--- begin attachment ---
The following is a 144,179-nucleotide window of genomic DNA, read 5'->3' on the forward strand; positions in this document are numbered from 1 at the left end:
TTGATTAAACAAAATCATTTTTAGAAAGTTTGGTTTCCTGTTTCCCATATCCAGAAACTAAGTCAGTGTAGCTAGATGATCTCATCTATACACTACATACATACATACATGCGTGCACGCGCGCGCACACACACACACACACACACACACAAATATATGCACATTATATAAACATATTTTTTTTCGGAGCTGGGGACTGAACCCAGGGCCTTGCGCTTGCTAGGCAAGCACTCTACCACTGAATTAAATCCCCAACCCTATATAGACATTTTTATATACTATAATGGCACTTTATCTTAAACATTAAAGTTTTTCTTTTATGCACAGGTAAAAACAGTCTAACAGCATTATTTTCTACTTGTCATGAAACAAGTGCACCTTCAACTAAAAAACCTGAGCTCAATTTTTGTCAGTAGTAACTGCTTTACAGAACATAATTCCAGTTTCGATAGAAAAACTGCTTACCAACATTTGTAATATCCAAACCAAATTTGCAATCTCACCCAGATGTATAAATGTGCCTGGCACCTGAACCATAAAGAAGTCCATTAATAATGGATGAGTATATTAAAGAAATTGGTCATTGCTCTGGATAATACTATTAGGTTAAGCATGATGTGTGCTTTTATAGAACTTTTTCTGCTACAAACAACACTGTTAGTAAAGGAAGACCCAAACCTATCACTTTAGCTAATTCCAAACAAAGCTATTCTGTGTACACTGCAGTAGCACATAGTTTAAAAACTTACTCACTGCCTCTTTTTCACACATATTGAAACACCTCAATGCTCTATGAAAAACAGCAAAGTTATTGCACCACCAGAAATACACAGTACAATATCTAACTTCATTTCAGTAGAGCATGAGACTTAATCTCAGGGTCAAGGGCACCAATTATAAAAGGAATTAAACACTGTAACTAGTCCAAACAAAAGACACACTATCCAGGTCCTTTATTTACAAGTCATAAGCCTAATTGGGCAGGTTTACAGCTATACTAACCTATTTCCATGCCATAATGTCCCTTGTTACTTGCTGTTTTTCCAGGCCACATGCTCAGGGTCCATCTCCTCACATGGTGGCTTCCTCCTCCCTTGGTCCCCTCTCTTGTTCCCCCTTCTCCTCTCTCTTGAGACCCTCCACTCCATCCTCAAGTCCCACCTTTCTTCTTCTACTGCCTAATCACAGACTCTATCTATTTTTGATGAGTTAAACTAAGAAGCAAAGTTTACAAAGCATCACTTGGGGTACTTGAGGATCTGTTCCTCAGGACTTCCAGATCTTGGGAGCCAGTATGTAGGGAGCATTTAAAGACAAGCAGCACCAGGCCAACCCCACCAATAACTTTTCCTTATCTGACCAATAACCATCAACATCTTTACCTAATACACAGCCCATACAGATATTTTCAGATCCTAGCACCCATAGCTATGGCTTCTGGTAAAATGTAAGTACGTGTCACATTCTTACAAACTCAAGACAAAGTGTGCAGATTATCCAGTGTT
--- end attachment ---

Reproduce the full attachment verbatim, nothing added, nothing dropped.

The following is a 144,179-nucleotide window of genomic DNA, read 5'->3' on the forward strand; positions in this document are numbered from 1 at the left end:
TTGATTAAACAAAATCATTTTTAGAAAGTTTGGTTTCCTGTTTCCCATATCCAGAAACTAAGTCAGTGTAGCTAGATGATCTCATCTATACACTACATACATACATACATGCGTGCACGCGCGCGCACACACACACACACACACACACACAAATATATGCACATTATATAAACATATTTTTTTTCGGAGCTGGGGACTGAACCCAGGGCCTTGCGCTTGCTAGGCAAGCACTCTACCACTGAATTAAATCCCCAACCCTATATAGACATTTTTATATACTATAATGGCACTTTATCTTAAACATTAAAGTTTTTCTTTTATGCACAGGTAAAAACAGTCTAACAGCATTATTTTCTACTTGTCATGAAACAAGTGCACCTTCAACTAAAAAACCTGAGCTCAATTTTTGTCAGTAGTAACTGCTTTACAGAACATAATTCCAGTTTCGATAGAAAAACTGCTTACCAACATTTGTAATATCCAAACCAAATTTGCAATCTCACCCAGATGTATAAATGTGCCTGGCACCTGAACCATAAAGAAGTCCATTAATAATGGATGAGTATATTAAAGAAATTGGTCATTGCTCTGGATAATACTATTAGGTTAAGCATGATGTGTGCTTTTATAGAACTTTTTCTGCTACAAACAACACTGTTAGTAAAGGAAGACCCAAACCTATCACTTTAGCTAATTCCAAACAAAGCTATTCTGTGTACACTGCAGTAGCACATAGTTTAAAAACTTACTCACTGCCTCTTTTTCACACATATTGAAACACCTCAATGCTCTATGAAAAACAGCAAAGTTATTGCACCACCAGAAATACACAGTACAATATCTAACTTCATTTCAGTAGAGCATGAGACTTAATCTCAGGGTCAAGGGCACCAATTATAAAAGGAATTAAACACTGTAACTAGTCCAAACAAAAGACACACTATCCAGGTCCTTTATTTACAAGTCATAAGCCTAATTGGGCAGGTTTACAGCTATACTAACCTATTTCCATGCCATAATGTCCCTTGTTACTTGCTGTTTTTCCAGGCCACATGCTCAGGGTCCATCTCCTCACATGGTGGCTTCCTCCTCCCTTGGTCCCCTCTCTTGTTCCCCCTTCTCCTCTCTCTTGAGACCCTCCACTCCATCCTCAAGTCCCACCTTTCTTCTTCTACTGCCTAATCACAGACTCTATCTATTTTTGATGAGTTAAACTAAGAAGCAAAGTTTACAAAGCATCACTTGGGGTACTTGAGGATCTGTTCCTCAGGACTTCCAGATCTTGGGAGCCAGTATGTAGGGAGCATTTAAAGACAAGCAGCACCAGGCCAACCCCACCAATAACTTTTCCTTATCTGACCAATAACCATCAACATCTTTACCTAATACACAGCCCATACAGATATTTTCAGATCCTAGCACCCATAGCTATGGCTTCTGGTAAAATGTAAGTACGTGTCACATTCTTACAAACTCAAGACAAAGTGTGCAGATTATCCAGTGTT